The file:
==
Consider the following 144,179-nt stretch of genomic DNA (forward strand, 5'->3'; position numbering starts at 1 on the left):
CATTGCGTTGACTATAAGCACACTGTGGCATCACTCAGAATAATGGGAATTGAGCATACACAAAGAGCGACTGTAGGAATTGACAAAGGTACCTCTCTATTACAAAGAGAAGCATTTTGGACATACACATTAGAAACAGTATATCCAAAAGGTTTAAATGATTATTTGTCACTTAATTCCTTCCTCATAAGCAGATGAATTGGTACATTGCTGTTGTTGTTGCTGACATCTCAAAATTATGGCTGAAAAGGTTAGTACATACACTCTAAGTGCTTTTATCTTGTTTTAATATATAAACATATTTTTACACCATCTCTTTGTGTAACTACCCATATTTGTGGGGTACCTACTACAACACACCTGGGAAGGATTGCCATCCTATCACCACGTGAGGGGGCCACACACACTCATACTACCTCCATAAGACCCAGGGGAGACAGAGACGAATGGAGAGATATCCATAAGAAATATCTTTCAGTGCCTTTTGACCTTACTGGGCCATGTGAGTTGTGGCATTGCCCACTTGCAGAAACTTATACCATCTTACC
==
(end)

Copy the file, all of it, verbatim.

Consider the following 144,179-nt stretch of genomic DNA (forward strand, 5'->3'; position numbering starts at 1 on the left):
CATTGCGTTGACTATAAGCACACTGTGGCATCACTCAGAATAATGGGAATTGAGCATACACAAAGAGCGACTGTAGGAATTGACAAAGGTACCTCTCTATTACAAAGAGAAGCATTTTGGACATACACATTAGAAACAGTATATCCAAAAGGTTTAAATGATTATTTGTCACTTAATTCCTTCCTCATAAGCAGATGAATTGGTACATTGCTGTTGTTGTTGCTGACATCTCAAAATTATGGCTGAAAAGGTTAGTACATACACTCTAAGTGCTTTTATCTTGTTTTAATATATAAACATATTTTTACACCATCTCTTTGTGTAACTACCCATATTTGTGGGGTACCTACTACAACACACCTGGGAAGGATTGCCATCCTATCACCACGTGAGGGGGCCACACACACTCATACTACCTCCATAAGACCCAGGGGAGACAGAGACGAATGGAGAGATATCCATAAGAAATATCTTTCAGTGCCTTTTGACCTTACTGGGCCATGTGAGTTGTGGCATTGCCCACTTGCAGAAACTTATACCATCTTACC